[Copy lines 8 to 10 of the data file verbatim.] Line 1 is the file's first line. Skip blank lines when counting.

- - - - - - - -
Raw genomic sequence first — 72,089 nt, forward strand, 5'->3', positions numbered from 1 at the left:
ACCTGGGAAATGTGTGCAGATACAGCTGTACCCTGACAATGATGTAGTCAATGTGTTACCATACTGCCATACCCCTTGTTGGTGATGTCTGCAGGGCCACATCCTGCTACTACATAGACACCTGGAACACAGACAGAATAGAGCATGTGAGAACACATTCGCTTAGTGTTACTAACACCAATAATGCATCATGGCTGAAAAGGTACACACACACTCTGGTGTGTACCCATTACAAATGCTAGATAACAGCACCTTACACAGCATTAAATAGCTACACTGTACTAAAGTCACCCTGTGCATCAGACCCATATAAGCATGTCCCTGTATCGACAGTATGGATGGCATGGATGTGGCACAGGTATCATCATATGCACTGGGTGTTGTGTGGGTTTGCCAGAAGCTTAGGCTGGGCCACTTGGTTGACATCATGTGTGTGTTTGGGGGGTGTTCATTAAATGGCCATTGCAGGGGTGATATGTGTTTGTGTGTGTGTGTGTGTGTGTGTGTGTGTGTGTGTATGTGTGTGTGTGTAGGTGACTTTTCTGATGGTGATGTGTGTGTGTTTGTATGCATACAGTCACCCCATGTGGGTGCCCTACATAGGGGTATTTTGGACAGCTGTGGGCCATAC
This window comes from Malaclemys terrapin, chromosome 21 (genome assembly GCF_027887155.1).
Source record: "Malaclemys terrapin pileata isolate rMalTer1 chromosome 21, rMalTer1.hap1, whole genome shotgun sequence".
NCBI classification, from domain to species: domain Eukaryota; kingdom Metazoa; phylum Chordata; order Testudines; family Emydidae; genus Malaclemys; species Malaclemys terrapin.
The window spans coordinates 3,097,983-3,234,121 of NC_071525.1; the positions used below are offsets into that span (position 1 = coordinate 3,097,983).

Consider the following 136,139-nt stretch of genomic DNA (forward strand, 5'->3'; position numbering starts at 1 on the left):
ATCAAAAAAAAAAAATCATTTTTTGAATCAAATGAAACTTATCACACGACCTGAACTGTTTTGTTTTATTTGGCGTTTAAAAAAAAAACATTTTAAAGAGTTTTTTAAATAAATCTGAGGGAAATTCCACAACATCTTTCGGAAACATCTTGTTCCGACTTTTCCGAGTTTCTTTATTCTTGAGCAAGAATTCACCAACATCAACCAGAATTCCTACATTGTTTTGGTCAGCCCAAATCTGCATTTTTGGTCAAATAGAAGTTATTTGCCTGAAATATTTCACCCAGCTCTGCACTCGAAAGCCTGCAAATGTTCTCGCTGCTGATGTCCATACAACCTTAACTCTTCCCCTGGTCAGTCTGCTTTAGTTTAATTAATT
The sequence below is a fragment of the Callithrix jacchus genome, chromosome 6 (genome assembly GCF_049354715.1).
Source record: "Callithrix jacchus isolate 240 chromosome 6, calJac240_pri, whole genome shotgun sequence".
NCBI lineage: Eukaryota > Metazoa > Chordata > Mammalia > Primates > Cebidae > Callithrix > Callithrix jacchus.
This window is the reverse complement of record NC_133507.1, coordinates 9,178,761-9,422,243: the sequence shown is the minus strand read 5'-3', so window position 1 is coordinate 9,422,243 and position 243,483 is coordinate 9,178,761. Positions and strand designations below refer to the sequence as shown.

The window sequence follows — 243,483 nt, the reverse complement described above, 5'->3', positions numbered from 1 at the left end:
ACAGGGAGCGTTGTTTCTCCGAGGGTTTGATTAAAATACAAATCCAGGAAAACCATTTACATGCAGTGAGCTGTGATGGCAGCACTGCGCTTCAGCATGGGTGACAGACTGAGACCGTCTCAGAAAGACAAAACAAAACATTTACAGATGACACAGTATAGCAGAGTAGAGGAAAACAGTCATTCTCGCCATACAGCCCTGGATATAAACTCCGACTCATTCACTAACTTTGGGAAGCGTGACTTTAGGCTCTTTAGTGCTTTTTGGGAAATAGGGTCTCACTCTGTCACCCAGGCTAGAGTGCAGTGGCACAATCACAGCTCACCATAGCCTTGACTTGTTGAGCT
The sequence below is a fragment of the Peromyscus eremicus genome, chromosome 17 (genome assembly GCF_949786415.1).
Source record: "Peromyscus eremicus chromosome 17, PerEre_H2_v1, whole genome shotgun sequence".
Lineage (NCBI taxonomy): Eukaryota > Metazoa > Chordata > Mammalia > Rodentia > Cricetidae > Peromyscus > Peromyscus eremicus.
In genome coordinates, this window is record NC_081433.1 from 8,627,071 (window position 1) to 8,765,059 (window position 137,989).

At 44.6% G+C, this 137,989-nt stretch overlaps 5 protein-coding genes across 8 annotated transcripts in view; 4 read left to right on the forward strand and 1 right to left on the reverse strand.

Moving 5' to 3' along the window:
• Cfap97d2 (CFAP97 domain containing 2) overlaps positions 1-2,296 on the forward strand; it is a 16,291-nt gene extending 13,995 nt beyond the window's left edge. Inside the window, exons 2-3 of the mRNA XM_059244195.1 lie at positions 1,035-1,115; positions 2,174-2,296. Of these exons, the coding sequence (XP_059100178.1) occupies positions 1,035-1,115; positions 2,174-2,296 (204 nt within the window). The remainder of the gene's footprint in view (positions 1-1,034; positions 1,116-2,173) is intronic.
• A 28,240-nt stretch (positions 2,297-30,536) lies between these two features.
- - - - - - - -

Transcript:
ATCAAAAAAAAAAAATCATTTTTTGAATCAAATGAAACTTATCACACGACCTGAACTGTTTTGTTTTATTTGGCGTTTAAAAAAAAAACATTTTAAAGAGTTTTTTAAATAAATCTGAGGGAAATTCCACAACATCTTTCGGAAACATCTTGTTCCGACTTTTCCGAGTTTCTTTATTCTTGAGCAAGAATTCACCAACATCAACCAGAATTCCTACATTGTTTTGGTCAGCCCAAATCTGCATTTTTGGTCAAATAGAAGTTATTTGCCTGAAATATTTCACCCAGCTCTGCACTCGAAAGCCTGCAAATGTTCTCGCTGCTGATGTCCATACAACCTTAACTCTTCCCCTGGTCAGTCTGCTTTAGTTTAATTAATT
The sequence below is a fragment of the Callithrix jacchus genome, chromosome 6 (genome assembly GCF_049354715.1).
Source record: "Callithrix jacchus isolate 240 chromosome 6, calJac240_pri, whole genome shotgun sequence".